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House prices in Sydney could climb by 20 per cent over the next two years and by 18 per cent in Melbourne as economists predict the battle between banks for new customers and the successful rollout of the coronavirus vaccine will super-charge the national property market.

Economists for the nation’s second-largest lender, Westpac, on Monday sharply revised upwards their forecasts for house prices, declaring momentum across capital cities was growing.

House prices will likely climb 20 per cent over the next two years, according to Westpac.Credit:Henry Zwartz

During the depths of the coronavirus pandemic, most analysts tipped house prices to nosedive.

But low interest rates, the federal government’s HomeBuilder program plus state-level support policies have resulted in prices in all capitals bar Melbourne rising above their pre-virus levels. Price growth has been even stronger in regional areas.

Westpac is now the most upbeat about the property market, predicting a 10 per cent increase in Sydney dwellings this year followed by a similar rise in 2021. Last September it was forecasting a 4 per cent lift in Sydney.

Melbourne prices, after a 1.3 per cent fall last year, are tipped to climb by 8 per cent this year followed by 10 per cent in 2022.

Brisbane (10 per cent over both years), Perth (12 per cent this year, 8 per cent in 2022), Adelaide (10 per cent, then 8 per cent) and Hobart (8 per cent, then 6 per cent) are also tipped to see above-inflation increases for the next two years.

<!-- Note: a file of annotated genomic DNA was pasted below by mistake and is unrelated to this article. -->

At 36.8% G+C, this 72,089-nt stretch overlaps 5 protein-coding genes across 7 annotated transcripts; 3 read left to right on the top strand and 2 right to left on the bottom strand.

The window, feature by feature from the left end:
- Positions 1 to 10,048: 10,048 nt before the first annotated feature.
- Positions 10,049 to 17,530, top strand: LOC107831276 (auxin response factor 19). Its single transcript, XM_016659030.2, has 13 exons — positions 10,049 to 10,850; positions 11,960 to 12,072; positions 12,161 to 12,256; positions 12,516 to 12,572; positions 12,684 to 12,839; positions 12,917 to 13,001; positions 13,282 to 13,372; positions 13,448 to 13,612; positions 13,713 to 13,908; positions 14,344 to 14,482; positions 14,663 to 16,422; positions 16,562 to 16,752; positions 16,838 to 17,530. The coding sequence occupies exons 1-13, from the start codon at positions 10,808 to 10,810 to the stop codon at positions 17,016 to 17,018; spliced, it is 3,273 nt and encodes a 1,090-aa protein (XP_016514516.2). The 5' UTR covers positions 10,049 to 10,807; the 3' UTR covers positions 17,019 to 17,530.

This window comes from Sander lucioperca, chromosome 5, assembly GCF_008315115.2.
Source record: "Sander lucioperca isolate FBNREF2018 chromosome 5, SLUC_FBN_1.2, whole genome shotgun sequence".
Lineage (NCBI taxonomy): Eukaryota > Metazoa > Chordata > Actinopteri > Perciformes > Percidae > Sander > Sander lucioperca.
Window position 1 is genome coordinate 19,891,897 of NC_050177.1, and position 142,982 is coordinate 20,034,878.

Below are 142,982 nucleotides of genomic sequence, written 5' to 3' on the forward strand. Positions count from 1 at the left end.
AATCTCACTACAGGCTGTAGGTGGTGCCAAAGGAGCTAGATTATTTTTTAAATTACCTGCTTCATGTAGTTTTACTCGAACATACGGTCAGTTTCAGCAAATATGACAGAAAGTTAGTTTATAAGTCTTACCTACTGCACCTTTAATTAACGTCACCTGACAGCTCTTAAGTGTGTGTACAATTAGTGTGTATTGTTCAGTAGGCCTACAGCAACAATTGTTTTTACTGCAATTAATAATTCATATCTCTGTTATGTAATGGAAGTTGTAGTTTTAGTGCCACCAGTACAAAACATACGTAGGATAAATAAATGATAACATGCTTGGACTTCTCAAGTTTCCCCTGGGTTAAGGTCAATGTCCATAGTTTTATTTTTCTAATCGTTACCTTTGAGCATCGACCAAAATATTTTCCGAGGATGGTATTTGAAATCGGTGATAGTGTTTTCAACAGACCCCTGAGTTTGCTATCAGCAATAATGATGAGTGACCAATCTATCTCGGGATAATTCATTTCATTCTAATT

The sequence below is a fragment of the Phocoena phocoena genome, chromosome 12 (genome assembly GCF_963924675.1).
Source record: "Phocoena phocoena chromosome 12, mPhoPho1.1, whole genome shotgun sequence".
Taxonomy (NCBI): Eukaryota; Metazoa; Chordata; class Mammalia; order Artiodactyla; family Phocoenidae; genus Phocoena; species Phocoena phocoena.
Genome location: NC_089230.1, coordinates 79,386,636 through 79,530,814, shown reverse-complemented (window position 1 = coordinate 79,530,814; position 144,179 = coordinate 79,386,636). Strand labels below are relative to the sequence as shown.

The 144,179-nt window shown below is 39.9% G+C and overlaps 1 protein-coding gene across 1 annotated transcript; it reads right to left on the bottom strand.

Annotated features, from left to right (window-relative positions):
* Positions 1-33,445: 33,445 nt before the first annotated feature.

Westpac economists Bill Evans and Matthew Hassan said Australia was clearly a “seller’s market” with buyer demand running well ahead of the number of properties up for sale.

“The upturn is being supported by record-low interest rates, the confident expectation amongst borrowers that these rates will remain low for years to come, ample credit supply and an improving economic backdrop as the rollout of vaccines promises to bring the pandemic to an end and drives a sustained lift in confidence,” they said.

The Westpac forecasts are stronger than those recently released by the Commonwealth Bank, which is expecting double-digit price growth in both Sydney and Melbourne over the next two years.

Mr Evans and Mr Hassan said a key issue was the low level of interest rates. The Reserve Bank has signalled it won’t start lifting official interest rates until 2024.

House auctions are attracting strong crowds and interest again, helping push up prices.Credit:Peter Rae

They said the RBA along with the Australian Prudential Regulation Authority may consider macro-prudential rules to tighten lending standards if they became concerned about the strength of the property market.

The battle for market share is continuing with the NAB on Monday slicing up to 0.55 per cent from some of its fixed home loan rates for owner-occupiers. Investment loans were cut by up to 0.15 per cent.

Every major lender is now offering at least one fixed rate below 2 per cent.

The lowest rate in the market is 1.69 per cent for one year offered by the Greater Bank.

Cheap money is flowing into the auction market. The national auction clearance rate was 84 per cent at the weekend with more than 2000 homes scheduled to go under the hammer.

The highest clearance rate was in Canberra at more than 92 per cent.

Canstar group executive of financial services, Steve Mickenbecker said all banks were taking advantage of record-low funding to compete for new customers.

“Low-cost funding has made fixed rates the playground for the big banks and while the Reserve Bank term funding facility remains available, the great deals should stay strong,” he said.

“Today’s move from NAB suggests competition at the low interest rate end of the market will be with us for a little longer,” he said.

Westpac said one headwind to the market could be the nation’s immigration intake. Population growth is tipped to reach its lowest level since World War I, with Westpac noting new dwelling construction could run well ahead of demand in the near term.

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